- The congregation considering a move would be served by a pastor with membership in the annual conference being considered for exit. It would not be to the pastor’s advantage to lead his/her congregation out of the conference. Under our current rules, the pastor would not be released to the new conference along with the congregation except with permission by his/her bishop. Bishops would likely be a bit cool to the idea of releasing a clergy (along with the church they serve) to another conference, except perhaps through a negotiated trade. Allowance can be made for pastors exiting due to issues of conscience with the ministry standards of the conference’s jurisdiction.
- I recommend a six-month “open enrollment period” once every four years in which a congregation could consider aligning with another conference. This would minimize congregations leaving in a season of conflict or as a strategy to shed itself of an unpopular pastor. This election period would follow on the heels of the annual conference’s once-a-quadrennium opportunity to select a new jurisdiction, or not.
- The cabinet of the prospective conference would have to agree that they could provide supervision to the interested local church. Local churches would not be choosing from all sixty-some annual conferences operating in the U.S., but from only those willing to provide coverage to their location. (Some places might continue to have only one conference option available).
- Church councils would have to extend the invitation for a visit from a perspective conference. Cabinet representatives would be sent to interested congregations (or “Skype in”) with the full knowledge of the district superintendent supervising the church. The conference currently serving the church would have every opportunity to make their best case for continuing to serve the local church.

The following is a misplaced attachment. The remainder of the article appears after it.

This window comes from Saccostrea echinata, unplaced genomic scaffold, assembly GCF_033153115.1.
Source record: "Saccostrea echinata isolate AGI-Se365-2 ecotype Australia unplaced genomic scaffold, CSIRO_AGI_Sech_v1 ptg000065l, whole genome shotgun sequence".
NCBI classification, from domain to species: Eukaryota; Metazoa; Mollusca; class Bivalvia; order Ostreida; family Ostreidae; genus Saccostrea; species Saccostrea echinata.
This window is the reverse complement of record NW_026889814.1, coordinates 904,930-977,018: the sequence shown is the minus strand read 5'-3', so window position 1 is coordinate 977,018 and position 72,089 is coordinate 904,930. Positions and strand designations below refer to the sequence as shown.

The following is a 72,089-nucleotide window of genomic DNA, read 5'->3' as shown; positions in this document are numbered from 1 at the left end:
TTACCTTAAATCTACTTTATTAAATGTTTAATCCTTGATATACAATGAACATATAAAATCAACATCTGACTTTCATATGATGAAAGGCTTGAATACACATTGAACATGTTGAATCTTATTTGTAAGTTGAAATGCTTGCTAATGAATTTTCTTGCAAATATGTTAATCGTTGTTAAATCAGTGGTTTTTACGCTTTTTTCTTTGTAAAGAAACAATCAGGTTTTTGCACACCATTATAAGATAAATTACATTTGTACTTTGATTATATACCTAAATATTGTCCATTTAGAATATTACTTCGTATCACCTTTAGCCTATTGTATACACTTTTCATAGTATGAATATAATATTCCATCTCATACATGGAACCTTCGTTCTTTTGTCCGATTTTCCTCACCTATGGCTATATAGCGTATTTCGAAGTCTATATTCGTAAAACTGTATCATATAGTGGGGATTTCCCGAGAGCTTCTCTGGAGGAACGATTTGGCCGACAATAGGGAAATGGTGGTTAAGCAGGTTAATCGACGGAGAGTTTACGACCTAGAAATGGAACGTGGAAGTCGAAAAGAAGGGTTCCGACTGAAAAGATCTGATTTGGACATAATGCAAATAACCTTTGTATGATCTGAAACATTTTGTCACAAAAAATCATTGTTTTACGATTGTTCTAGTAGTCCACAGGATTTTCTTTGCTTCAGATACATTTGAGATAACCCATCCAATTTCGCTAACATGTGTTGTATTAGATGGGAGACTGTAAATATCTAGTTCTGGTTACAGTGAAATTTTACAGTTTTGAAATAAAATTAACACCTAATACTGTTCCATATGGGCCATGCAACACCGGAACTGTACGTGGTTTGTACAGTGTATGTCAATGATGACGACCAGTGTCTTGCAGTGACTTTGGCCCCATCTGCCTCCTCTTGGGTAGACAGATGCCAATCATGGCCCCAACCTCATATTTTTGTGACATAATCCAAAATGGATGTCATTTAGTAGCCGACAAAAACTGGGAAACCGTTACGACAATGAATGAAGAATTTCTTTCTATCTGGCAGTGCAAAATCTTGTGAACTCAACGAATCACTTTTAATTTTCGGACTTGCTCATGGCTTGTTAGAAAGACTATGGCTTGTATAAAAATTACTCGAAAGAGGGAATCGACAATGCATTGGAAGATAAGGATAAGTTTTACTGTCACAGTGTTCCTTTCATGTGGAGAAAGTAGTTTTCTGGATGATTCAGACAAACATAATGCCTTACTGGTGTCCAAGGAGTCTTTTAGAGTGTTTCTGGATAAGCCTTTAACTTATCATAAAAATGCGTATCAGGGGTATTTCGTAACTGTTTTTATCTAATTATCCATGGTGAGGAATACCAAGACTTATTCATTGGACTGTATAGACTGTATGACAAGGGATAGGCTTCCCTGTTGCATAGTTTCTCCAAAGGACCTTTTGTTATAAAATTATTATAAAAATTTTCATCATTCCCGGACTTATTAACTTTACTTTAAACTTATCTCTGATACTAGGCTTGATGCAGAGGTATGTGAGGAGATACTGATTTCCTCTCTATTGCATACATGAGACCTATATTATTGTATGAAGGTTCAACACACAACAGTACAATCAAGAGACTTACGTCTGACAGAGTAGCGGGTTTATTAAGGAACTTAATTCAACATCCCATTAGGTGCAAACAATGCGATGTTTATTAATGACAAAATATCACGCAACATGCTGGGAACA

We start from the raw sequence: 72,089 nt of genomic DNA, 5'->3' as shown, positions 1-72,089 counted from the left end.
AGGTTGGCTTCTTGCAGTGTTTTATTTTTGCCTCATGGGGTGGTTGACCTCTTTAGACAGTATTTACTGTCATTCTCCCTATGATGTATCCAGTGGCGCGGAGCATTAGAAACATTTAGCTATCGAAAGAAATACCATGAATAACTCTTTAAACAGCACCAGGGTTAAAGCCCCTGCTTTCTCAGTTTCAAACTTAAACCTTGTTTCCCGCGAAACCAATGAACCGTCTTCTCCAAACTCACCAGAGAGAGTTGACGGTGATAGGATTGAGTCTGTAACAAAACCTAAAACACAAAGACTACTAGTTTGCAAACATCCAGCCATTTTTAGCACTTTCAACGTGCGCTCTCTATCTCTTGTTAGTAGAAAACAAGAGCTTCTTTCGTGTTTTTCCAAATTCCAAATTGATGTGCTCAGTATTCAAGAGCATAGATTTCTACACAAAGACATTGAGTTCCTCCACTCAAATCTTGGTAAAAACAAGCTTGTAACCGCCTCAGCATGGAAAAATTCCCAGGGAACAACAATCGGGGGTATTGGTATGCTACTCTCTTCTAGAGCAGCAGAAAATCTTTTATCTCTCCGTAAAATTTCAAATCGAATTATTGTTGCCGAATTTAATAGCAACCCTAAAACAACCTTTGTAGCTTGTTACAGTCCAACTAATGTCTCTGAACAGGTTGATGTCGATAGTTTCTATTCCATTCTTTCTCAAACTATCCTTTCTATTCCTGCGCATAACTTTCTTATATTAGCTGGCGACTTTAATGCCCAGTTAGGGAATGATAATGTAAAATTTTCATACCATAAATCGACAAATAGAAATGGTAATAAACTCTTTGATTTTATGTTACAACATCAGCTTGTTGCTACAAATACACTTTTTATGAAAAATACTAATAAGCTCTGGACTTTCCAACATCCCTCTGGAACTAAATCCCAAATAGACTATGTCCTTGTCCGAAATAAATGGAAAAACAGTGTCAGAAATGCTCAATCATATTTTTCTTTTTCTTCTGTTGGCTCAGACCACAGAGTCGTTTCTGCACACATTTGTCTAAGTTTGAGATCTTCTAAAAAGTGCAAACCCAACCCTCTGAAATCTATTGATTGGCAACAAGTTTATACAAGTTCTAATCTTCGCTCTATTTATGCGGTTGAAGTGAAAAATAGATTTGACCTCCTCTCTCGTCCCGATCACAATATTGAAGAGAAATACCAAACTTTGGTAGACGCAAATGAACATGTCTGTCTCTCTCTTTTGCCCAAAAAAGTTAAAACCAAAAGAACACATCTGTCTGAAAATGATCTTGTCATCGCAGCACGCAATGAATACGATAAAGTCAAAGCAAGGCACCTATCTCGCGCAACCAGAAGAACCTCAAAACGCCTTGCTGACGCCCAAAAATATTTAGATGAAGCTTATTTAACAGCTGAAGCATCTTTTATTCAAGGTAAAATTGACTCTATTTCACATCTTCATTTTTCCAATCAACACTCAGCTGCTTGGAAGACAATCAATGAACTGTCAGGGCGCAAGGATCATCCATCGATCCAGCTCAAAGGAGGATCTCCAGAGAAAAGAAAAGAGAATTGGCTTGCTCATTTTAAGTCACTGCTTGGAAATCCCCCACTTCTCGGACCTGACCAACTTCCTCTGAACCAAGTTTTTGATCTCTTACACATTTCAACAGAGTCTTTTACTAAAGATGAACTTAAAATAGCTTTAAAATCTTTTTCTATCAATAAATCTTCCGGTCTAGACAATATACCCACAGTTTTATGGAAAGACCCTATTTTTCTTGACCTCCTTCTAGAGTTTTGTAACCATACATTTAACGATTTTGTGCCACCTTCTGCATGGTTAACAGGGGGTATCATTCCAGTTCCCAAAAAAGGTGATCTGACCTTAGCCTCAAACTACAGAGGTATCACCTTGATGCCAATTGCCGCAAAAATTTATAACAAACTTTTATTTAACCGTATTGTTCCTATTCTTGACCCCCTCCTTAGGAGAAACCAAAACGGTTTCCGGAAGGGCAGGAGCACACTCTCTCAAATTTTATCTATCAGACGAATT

- The vote to align with another conference would be made at a church conference chaired by the superintendent of the conference being considered for exit, and would require a 2/3 affirmative vote for a change to happen.
- Annual conferences have been traditionally geographic in nature and have conference institutions, camps, and shared facilities designed to add value to the churches of that geography. This gives something of a home field advantage to the conference of origin.
It is also possible to have some rules that would assist annual conferences with any financial disruptions experienced:
- Churches that are exiting from a conference could be required to continue to pay apportionments to their old conference for a period of time in order to allow for conference budgeting cycles to adjust. This time period could be extended for larger churches as the financial disruption would be greater for the conference in these cases. This would also mitigate conferences recruiting only large churches.
- There could be reporting mechanisms that would allow general church apportionments to be recalculated to the annual conferences in the case of significant changes.
- There would be little interest on the part of annual conferences in accepting local churches that do not pay their apportionments, unless they feel they can provide leadership that would reverse this trend. This plan might help increase the percentage of apportionments paid overall.